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John 12:20-50

Some Greeks Want To Meet Jesus

20 Some Greeks[a] had gone to Jerusalem to worship during Passover. 21 Philip from Bethsaida in Galilee was there too. So they went to him and said, “Sir, we would like to meet Jesus.” 22 Philip told Andrew. Then the two of them went to Jesus and told him.

The Son of Man Must Be Lifted Up

23 Jesus said:

The time has come for the Son of Man to be given his glory.[b] 24 I tell you for certain that a grain of wheat that falls on the ground will never be more than one grain unless it dies. But if it dies, it will produce lots of wheat. 25 If you love your life, you will lose it. If you give it up in this world, you will be given eternal life. 26 If you serve me, you must go with me. My servants will be with me wherever I am. If you serve me, my Father will honor you.

27 Now I am deeply troubled, and I don’t know what to say. But I must not ask my Father to keep me from this time of suffering. In fact, I came into the world to suffer. 28 So Father, bring glory to yourself.

A voice from heaven then said, “I have already brought glory to myself, and I will do it again!” 29 When the crowd heard the voice, some of them thought it was thunder. Others thought an angel had spoken to Jesus.

30 Then Jesus told the crowd, “That voice spoke to help you, not me. 31 This world’s people are now being judged, and the ruler of this world[c] is already being thrown out! 32 If I am lifted up above the earth, I will make everyone want to come to me.” 33 Jesus was talking about the way he would be put to death.

34 The crowd said to Jesus, “The Scriptures teach that the Messiah will live forever. How can you say that the Son of Man must be lifted up? Who is this Son of Man?”

35 Jesus answered, “The light will be with you for only a little longer. Walk in the light while you can. Then you won’t be caught walking blindly in the dark. 36 Have faith in the light while it is with you, and you will be children of the light.”

The People Refuse To Have Faith in Jesus

After Jesus had said these things, he left and went into hiding. 37 He had worked a lot of miracles[d] among the people, but they were still not willing to have faith in him. 38 This happened so that what the prophet Isaiah had said would come true,

“Lord, who has believed
    our message?
And who has seen
    your mighty strength?”

39 The people could not have faith in Jesus, because Isaiah had also said,

40 “The Lord has blinded
    the eyes of the people,
and he has made
    the people stubborn.
He did this so that they
could not see
    or understand,
and so that they
would not turn to the Lord
    and be healed.”

41 Isaiah said this, because he saw the glory of Jesus and spoke about him.[e] 42 Even then, many of the leaders put their faith in Jesus, but they did not tell anyone about it. The Pharisees had already given orders for the people not to have anything to do with anyone who had faith in Jesus. 43 And besides, the leaders liked praise from others more than they liked praise from God.

Jesus Came To Save the World

44 In a loud voice Jesus said:

Everyone who has faith in me also has faith in the one who sent me. 45 And everyone who has seen me has seen the one who sent me. 46 I am the light that has come into the world. No one who has faith in me will stay in the dark.

47 I am not the one who will judge those who refuse to obey my teachings. I came to save the people of this world, not to be their judge. 48 But everyone who rejects me and my teachings will be judged on the last day[f] by what I have said. 49 I don’t speak on my own. I say only what the Father who sent me has told me to say. 50 I know that his commands will bring eternal life. That is why I tell you exactly what the Father has told me.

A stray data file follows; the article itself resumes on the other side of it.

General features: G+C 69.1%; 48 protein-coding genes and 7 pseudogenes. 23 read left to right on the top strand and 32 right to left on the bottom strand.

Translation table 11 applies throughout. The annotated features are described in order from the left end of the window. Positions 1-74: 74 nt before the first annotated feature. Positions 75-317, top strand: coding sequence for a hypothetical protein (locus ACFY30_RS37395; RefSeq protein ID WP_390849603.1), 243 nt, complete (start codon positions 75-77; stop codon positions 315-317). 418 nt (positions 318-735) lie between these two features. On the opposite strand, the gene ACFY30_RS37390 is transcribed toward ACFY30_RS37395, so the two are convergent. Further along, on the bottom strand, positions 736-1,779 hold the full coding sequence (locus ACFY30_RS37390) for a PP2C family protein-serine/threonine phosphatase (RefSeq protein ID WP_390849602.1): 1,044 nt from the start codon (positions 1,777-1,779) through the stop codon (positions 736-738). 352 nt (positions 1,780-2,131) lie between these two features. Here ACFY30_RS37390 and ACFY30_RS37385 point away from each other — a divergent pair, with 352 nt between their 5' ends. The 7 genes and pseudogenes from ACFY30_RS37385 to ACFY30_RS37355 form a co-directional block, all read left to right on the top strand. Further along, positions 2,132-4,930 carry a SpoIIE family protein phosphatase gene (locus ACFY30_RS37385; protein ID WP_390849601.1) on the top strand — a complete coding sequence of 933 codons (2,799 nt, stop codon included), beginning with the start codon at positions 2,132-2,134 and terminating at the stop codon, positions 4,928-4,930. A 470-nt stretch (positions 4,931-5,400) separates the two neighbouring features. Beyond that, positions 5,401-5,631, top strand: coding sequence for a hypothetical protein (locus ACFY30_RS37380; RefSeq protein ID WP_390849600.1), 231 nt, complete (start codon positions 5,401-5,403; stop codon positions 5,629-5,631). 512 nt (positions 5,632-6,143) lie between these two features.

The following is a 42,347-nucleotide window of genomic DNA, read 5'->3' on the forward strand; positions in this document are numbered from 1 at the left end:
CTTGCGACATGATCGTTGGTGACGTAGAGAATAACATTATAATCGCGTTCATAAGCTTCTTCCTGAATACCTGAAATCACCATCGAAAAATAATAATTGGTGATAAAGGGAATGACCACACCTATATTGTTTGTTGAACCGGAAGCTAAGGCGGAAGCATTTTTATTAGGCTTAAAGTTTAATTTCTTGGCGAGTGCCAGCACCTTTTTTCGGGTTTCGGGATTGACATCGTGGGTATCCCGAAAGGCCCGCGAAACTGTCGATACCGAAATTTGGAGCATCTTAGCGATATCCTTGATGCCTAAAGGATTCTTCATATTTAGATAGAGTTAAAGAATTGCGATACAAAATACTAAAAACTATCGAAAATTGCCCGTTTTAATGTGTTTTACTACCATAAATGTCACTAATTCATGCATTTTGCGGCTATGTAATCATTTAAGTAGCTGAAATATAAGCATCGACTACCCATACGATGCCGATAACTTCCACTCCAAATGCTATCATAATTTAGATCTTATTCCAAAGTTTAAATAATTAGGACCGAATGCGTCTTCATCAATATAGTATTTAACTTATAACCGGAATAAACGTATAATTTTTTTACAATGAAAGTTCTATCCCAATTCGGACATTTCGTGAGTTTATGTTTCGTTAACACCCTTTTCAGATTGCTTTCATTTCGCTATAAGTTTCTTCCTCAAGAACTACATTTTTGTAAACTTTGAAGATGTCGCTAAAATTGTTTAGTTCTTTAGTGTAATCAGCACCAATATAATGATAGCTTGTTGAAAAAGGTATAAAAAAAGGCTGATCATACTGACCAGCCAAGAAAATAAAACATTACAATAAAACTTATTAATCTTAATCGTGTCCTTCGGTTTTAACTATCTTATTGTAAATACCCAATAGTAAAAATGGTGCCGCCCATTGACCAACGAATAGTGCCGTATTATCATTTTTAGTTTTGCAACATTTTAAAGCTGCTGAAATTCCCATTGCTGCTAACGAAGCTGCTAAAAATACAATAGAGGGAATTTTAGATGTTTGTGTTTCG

1. 12.20 Greeks: Perhaps Gentiles who worshiped with the Jews. See the note at 7.35.
  2. 12.23 be given his glory: See the note at 7.39.
  3. 12.31 world: In the Gospel of John “world” sometimes refers to the people who live in this world and to the evil forces that control their lives.
  4. 12.37 miracles: See the note at 2.11.
  5. 12.41 he saw the glory of Jesus and spoke about him: Or “he saw the glory of God and spoke about Jesus.”
  6. 12.48 the last day: See the note at 6.39.
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Psalm 118:19-29

19 Open the gates of justice!
    I will enter and tell the Lord
    how thankful I am.

20 Here is the gate of the Lord!
    Everyone who does right
    may enter this gate.

21 I praise the Lord
    for answering my prayers
    and saving me.
22 The stone that the builders
    tossed aside
    has now become
    the most important stone.

23 The Lord has done this,
    and it is amazing to us.
24 This day belongs to the Lord!
    Let’s celebrate
    and be glad today.
25 We’ll ask the Lord to save us!
    We’ll sincerely ask the Lord
    to let us win.

26 God bless the one who comes
    in the name of the Lord!
    We praise you from here
    in the house of the Lord.

27 The Lord is our God,
    and he has given us light!
Start the celebration!
    March with palm branches
    all the way to the altar.[a]

28 The Lord is my God!
    I will praise him and tell him
    how thankful I am.

29 Tell the Lord
    how thankful you are,
    because he is kind
    and always merciful.


  1. 118.27 Start. . . altar: One possible meaning for the difficult Hebrew text.
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Proverbs 15:27-28

27 Being greedy causes trouble
    for your family,
    but you protect yourself
    by refusing bribes.
28 Good people think
    before they answer,
    but the wicked speak evil
    without ever thinking.